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Ruminant Animals

By: Tabitha Mishra
| Last updated: June 18, 2022

What Does Ruminant Animals Mean?

Ruminants are herbivorous animals that digest their food multiple times, chewing and regurgitate grass or vegetation more than once and digesting it in various chambers of their stomachs.

In addition to their elaborate digestive system, ruminants are characterized by being quadrupeds with even toes and split hooves. Cattle, sheep, buffalo, yak, antelopes, giraffes, bison, moose, elk, alpacas, llamas, and camels all fit in this category.

Safeopedia Explains Ruminant Animals

Ruminant animals are mammals of the suborder Ruminantia. They play a significant role in agriculture, as they are widely farmed for meat, milk, and other products.

Ruminants are a valuable part of sustainable agricultural systems and a key link in the human food chain, since humans cannot directly use many of the plants that grow on earth. More than 50% of the energy in cereal crops grown for food, for instance, is inedible to humans. By consuming this plant matter, ruminants raised for meat and milk essentially convert the energy and nutritients in those plants to foods human can consume.

Ruminant animals also provide manure to fertilize crops and draught power to aid in agricultural work.

The Ruminant's Multi-Chambered Stomach

Ruminant stomachs have four chambers: the rumen, the reticulum, the omasum, and the abomasum. The rumen and reticulum are connected and are sometimes called reticulorumen, as they work in concert.

  • The rumen is the largest stomach compartment and can hold more than 25 gallons of material. It acts as a storage and fermentation compartment for feed.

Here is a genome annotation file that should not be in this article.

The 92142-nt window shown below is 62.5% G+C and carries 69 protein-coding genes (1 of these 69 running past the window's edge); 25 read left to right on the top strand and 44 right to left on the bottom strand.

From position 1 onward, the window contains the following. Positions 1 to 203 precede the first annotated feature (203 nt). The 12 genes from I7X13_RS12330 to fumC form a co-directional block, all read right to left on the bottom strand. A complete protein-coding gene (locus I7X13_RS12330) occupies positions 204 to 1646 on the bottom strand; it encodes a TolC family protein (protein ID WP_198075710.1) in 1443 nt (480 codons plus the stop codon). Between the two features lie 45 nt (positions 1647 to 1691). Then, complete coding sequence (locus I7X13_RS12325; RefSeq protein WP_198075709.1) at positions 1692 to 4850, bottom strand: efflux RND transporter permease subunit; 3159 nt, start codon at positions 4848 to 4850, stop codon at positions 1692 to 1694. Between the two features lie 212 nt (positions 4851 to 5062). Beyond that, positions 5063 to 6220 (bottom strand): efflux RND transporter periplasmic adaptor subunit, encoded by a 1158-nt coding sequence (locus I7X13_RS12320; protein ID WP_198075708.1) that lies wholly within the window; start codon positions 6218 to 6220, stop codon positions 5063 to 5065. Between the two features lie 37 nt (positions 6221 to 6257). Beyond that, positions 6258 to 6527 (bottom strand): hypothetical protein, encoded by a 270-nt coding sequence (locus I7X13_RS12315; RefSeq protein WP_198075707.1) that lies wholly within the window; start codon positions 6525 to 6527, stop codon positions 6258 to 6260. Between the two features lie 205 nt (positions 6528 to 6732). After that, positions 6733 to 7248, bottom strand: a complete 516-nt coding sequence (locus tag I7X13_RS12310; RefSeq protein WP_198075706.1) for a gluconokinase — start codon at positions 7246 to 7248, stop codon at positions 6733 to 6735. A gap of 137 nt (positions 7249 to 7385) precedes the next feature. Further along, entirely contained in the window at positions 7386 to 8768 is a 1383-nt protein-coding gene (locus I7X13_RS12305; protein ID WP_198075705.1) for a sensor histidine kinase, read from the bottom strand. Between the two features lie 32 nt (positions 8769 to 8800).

• The reticulum is a pouch-like structure that collects feed that has been broken down and moves it to the other chambers of the stomach.
  • The omasum is a globe-shaped structure with leaves of tissue that absorbs water and other substances from digestive content.
  • The abomasum is lined with glands that release hydrochloric acid and digestive enzymes that break down the feed. It is similar to a non-ruminant's stomach.

The Ruminant's Digestive Process

Since ruminants have a four-chambered stomach, their digestive process goes through a series of steps:

  • Feed is chewed, mixed with saliva, and swallowed
  • The chewed feed enters the reticulum and rumen, where solids and liquids are separated and microbes break down cellulose
  • Solids are formed into bolus, small round clumps of digested food that is also called cud
  • The cud is regurgitated back into the ruminant's mouth where it is chewed a second time, swallowed, returned to the reticulorumen to be processed again
  • Liquids digested in the rumen pass to the omasum where nutrients and water are absorbed into the bloodstream
  • Digested materials are then passed into the abomasum where enzymes break them down and nutrients are absorbed
  • Any remaining substances then move through the large and small intenstines

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